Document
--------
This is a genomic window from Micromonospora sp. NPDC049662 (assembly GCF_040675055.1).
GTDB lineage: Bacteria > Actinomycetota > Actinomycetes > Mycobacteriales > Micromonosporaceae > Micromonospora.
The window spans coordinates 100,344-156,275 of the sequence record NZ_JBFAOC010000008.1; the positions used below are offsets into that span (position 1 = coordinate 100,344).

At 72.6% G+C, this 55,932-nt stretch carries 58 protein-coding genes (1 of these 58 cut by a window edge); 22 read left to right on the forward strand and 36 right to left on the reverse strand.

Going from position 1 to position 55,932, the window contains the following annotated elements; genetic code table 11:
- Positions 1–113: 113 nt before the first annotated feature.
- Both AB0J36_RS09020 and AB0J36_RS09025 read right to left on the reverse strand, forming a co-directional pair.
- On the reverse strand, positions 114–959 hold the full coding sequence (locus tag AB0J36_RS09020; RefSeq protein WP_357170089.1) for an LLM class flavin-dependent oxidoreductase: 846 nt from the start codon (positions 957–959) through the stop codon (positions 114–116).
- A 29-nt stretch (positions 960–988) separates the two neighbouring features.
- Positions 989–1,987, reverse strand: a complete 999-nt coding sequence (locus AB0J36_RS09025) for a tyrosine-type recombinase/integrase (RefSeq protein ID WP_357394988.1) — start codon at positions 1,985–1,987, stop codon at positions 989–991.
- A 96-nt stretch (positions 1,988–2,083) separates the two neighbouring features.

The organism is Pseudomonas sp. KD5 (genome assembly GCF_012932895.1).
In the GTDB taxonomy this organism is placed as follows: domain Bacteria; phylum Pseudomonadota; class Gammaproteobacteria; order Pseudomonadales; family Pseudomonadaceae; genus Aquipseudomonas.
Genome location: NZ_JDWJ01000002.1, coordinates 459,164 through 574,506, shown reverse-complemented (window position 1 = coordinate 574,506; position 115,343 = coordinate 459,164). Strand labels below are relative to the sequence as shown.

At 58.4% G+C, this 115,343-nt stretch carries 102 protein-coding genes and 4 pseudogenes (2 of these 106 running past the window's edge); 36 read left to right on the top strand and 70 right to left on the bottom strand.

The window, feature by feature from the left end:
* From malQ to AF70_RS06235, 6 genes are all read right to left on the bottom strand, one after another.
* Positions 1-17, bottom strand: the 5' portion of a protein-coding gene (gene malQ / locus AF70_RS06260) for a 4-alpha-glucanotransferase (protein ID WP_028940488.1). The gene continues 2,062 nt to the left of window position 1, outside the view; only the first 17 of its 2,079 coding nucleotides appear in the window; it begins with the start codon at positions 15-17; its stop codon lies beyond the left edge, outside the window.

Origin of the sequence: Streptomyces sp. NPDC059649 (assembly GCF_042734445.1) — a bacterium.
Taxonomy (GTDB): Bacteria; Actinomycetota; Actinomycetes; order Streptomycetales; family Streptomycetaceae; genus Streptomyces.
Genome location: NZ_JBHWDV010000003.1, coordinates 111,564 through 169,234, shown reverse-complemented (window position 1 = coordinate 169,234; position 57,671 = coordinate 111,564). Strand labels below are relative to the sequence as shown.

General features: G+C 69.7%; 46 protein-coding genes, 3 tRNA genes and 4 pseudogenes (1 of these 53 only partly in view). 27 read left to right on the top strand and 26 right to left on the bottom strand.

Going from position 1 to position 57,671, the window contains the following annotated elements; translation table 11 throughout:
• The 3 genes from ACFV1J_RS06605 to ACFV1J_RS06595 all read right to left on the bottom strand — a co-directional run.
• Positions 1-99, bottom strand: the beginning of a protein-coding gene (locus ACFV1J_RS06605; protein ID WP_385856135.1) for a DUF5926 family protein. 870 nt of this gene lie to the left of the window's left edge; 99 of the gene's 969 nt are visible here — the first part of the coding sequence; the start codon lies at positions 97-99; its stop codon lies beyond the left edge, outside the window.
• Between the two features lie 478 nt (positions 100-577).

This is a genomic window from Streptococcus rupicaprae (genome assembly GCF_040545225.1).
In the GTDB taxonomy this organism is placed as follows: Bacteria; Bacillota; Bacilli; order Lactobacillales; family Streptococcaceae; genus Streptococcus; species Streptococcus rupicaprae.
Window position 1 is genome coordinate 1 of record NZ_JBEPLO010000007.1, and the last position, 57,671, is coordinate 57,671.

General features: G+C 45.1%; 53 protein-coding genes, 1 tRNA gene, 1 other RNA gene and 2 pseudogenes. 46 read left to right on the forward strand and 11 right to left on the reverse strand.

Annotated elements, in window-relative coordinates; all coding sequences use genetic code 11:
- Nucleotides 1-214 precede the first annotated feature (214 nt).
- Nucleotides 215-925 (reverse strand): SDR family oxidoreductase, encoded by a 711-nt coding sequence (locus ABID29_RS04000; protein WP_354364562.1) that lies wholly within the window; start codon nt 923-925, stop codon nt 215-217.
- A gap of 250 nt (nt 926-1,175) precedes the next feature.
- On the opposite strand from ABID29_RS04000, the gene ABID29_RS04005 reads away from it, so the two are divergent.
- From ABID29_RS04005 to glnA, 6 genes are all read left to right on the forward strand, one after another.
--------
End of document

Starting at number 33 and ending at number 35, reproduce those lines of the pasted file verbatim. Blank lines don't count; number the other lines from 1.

- Nucleotides 215-925 (reverse strand): SDR family oxidoreductase, encoded by a 711-nt coding sequence (locus ABID29_RS04000; protein WP_354364562.1) that lies wholly within the window; start codon nt 923-925, stop codon nt 215-217.
- A gap of 250 nt (nt 926-1,175) precedes the next feature.
- On the opposite strand from ABID29_RS04000, the gene ABID29_RS04005 reads away from it, so the two are divergent.